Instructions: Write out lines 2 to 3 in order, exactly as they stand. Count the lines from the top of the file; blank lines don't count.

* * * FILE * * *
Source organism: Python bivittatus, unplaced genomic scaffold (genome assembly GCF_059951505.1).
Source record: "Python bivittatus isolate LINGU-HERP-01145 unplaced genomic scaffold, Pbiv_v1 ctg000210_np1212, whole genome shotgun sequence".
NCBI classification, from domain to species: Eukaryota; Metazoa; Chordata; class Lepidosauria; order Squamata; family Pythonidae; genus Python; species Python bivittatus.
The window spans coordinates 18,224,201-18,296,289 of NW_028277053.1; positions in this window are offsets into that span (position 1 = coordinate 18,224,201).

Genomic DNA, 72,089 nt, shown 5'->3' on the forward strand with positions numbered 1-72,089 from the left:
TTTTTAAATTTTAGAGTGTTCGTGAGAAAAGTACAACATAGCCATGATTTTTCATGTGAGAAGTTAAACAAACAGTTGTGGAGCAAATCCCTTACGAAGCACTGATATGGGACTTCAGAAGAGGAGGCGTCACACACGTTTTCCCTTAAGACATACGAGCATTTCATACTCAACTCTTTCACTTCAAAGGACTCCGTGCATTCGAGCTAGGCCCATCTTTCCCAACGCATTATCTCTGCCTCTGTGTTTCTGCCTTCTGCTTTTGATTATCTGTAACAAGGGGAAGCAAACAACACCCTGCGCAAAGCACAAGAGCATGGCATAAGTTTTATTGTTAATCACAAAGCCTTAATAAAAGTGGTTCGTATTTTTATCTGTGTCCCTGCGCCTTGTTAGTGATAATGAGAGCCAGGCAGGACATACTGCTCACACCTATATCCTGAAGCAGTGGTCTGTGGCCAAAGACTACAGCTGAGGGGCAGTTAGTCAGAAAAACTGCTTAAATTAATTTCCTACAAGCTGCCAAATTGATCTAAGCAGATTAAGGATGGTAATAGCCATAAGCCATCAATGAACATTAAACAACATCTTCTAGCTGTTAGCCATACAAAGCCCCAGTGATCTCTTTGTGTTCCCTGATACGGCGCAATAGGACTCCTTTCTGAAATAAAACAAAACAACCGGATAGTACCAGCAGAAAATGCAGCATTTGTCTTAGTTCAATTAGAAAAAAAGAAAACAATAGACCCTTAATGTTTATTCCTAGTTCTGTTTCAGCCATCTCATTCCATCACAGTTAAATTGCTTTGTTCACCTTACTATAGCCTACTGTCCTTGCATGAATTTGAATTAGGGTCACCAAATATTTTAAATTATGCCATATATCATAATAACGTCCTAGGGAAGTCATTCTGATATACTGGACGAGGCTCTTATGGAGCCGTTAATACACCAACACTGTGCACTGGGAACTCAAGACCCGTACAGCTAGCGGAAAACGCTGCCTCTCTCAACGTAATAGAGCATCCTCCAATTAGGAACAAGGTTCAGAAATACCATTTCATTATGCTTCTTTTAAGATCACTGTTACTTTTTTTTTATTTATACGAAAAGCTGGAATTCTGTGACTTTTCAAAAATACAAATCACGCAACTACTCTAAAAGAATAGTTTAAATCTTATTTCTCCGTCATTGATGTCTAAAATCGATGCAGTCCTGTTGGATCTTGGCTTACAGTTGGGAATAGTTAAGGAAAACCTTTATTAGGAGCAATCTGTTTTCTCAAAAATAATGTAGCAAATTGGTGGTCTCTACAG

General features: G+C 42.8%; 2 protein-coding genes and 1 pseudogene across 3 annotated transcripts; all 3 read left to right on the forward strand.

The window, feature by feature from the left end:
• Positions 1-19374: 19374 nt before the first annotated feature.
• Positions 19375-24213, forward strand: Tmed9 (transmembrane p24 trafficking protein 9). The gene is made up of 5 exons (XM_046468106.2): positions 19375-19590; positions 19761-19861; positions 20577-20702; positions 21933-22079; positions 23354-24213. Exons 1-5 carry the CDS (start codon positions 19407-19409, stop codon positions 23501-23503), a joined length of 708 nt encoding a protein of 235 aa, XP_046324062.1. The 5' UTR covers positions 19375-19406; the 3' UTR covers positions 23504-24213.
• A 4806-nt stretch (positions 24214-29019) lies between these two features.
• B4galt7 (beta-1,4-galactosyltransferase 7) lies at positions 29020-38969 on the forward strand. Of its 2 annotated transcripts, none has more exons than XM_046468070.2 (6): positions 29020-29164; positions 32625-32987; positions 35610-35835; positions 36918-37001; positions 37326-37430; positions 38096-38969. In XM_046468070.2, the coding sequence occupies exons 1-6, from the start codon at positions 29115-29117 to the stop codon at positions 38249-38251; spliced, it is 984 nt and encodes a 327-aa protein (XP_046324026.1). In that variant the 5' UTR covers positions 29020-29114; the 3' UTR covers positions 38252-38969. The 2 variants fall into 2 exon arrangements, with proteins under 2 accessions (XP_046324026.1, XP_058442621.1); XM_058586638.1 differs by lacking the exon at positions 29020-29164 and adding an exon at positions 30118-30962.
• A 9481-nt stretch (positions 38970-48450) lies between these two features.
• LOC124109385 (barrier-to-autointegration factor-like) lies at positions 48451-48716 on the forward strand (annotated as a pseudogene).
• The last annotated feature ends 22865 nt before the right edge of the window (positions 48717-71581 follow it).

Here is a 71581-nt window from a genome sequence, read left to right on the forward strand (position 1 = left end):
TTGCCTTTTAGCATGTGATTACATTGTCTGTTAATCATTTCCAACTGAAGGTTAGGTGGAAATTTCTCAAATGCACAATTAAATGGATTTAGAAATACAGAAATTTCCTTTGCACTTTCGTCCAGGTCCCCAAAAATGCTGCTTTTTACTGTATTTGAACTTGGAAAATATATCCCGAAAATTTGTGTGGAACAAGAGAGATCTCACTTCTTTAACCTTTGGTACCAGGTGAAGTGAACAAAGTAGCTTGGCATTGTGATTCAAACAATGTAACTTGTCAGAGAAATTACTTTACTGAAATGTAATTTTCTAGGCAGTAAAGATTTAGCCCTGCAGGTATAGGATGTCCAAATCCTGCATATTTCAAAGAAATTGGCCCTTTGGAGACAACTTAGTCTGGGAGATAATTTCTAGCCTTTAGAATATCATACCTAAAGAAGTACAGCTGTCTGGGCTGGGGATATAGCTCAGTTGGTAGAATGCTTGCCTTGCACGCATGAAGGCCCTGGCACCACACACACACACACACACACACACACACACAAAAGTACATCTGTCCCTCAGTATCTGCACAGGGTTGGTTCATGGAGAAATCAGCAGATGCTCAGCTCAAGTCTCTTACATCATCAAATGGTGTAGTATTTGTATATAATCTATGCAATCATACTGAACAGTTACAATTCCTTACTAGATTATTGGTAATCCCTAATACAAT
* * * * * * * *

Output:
Source record: "Python bivittatus isolate LINGU-HERP-01145 unplaced genomic scaffold, Pbiv_v1 ctg000210_np1212, whole genome shotgun sequence".
NCBI classification, from domain to species: Eukaryota; Metazoa; Chordata; class Lepidosauria; order Squamata; family Pythonidae; genus Python; species Python bivittatus.